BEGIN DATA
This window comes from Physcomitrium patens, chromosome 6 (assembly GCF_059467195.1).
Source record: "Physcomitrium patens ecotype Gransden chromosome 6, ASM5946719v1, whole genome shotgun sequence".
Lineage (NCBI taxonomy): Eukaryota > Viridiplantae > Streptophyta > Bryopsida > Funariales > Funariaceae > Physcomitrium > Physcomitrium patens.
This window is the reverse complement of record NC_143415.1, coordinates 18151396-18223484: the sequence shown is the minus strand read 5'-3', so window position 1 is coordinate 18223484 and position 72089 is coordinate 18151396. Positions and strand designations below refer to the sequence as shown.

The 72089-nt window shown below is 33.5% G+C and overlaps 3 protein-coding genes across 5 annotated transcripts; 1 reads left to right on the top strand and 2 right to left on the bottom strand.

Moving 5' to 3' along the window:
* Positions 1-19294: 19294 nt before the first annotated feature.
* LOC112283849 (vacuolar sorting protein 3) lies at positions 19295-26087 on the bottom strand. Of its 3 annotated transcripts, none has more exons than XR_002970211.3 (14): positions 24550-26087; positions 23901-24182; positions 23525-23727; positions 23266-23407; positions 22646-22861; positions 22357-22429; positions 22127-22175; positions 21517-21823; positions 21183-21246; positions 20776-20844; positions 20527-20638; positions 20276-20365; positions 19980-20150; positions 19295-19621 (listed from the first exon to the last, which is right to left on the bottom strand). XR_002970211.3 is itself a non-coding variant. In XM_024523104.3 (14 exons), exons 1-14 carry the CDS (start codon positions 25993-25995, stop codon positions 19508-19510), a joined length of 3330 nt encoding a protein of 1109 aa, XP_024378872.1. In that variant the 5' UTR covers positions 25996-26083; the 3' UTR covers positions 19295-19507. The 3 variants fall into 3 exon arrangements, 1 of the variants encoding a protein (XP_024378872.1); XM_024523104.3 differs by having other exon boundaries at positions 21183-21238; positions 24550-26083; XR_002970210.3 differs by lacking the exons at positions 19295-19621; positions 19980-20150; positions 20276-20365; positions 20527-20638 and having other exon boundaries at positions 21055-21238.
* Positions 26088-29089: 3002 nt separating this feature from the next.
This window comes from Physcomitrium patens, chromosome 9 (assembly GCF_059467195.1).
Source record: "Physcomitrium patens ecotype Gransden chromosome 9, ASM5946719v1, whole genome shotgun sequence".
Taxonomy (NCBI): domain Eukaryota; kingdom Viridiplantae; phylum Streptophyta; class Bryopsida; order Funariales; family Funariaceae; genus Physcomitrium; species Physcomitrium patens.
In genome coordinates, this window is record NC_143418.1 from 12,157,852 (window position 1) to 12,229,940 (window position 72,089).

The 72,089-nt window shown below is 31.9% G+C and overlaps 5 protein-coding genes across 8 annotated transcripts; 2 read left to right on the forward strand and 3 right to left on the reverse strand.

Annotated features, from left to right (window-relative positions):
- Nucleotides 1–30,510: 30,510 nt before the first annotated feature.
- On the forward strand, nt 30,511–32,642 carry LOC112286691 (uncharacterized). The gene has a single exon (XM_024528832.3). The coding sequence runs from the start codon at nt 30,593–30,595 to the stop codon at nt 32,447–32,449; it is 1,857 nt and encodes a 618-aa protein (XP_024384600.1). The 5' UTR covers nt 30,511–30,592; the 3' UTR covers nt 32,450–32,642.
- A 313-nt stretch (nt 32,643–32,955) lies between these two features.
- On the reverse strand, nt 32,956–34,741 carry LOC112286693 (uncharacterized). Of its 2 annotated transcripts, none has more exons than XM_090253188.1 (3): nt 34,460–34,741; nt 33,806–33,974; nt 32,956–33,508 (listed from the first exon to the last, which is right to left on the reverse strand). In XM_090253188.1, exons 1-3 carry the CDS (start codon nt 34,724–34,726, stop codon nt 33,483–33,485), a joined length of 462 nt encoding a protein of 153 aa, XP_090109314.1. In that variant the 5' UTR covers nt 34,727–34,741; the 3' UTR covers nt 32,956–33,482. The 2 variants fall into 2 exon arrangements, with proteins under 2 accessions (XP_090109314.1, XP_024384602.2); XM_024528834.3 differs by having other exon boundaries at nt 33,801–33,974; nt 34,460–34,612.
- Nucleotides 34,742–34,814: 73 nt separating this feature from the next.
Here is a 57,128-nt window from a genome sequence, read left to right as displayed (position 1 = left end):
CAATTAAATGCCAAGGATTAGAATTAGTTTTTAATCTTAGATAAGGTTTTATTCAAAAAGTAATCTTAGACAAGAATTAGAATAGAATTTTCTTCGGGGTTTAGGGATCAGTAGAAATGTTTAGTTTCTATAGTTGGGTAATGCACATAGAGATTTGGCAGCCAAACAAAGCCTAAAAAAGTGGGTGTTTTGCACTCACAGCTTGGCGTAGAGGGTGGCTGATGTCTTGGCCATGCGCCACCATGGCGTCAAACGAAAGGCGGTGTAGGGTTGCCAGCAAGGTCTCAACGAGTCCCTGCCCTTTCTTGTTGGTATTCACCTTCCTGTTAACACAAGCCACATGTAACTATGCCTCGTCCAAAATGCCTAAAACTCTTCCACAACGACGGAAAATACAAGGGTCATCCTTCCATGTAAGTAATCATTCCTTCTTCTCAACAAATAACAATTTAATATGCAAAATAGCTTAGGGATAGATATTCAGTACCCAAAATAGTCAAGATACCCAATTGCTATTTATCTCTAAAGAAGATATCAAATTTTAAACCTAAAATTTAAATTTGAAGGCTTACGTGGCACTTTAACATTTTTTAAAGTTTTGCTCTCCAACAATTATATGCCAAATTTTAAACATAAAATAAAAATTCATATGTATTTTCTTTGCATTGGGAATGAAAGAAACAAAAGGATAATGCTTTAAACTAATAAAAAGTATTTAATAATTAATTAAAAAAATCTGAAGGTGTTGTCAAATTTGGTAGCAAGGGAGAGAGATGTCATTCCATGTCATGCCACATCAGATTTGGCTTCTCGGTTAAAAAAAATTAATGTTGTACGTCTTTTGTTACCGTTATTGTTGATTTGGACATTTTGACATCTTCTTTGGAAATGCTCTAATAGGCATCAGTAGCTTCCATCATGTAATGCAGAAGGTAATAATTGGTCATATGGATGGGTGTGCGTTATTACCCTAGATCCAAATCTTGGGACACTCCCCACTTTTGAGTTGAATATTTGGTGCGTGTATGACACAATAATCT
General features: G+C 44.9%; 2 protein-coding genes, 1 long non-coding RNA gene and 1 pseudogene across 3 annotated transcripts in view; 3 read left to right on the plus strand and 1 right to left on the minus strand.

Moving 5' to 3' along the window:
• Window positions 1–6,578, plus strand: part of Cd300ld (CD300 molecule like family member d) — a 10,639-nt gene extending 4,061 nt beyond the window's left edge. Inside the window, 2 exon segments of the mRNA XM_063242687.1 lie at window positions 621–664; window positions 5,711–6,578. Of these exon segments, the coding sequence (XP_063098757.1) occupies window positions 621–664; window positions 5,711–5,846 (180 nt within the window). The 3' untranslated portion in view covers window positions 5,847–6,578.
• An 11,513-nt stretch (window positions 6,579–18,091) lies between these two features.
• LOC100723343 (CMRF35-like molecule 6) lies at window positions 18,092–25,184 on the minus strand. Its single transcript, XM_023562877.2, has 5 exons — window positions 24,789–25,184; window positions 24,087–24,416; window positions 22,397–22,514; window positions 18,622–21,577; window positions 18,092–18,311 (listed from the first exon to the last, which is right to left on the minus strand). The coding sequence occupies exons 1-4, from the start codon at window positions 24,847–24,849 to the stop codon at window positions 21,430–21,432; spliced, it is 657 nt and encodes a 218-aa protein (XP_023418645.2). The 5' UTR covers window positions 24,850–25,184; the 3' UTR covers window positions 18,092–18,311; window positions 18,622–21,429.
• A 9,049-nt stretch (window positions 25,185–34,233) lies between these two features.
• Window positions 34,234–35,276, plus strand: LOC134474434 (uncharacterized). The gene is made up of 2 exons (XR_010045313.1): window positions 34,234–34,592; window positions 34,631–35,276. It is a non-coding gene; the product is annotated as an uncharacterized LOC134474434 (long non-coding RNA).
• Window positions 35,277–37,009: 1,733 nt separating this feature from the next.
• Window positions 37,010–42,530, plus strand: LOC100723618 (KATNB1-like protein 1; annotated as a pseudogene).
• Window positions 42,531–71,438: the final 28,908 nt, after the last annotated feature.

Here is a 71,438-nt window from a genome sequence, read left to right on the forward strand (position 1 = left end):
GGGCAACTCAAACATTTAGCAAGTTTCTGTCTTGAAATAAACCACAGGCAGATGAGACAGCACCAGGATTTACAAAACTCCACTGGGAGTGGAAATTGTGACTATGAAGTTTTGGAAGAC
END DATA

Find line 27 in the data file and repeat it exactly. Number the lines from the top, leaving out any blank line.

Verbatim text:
• LOC100723343 (CMRF35-like molecule 6) lies at window positions 18,092–25,184 on the minus strand. Its single transcript, XM_023562877.2, has 5 exons — window positions 24,789–25,184; window positions 24,087–24,416; window positions 22,397–22,514; window positions 18,622–21,577; window positions 18,092–18,311 (listed from the first exon to the last, which is right to left on the minus strand). The coding sequence occupies exons 1-4, from the start codon at window positions 24,847–24,849 to the stop codon at window positions 21,430–21,432; spliced, it is 657 nt and encodes a 218-aa protein (XP_023418645.2). The 5' UTR covers window positions 24,850–25,184; the 3' UTR covers window positions 18,092–18,311; window positions 18,622–21,429.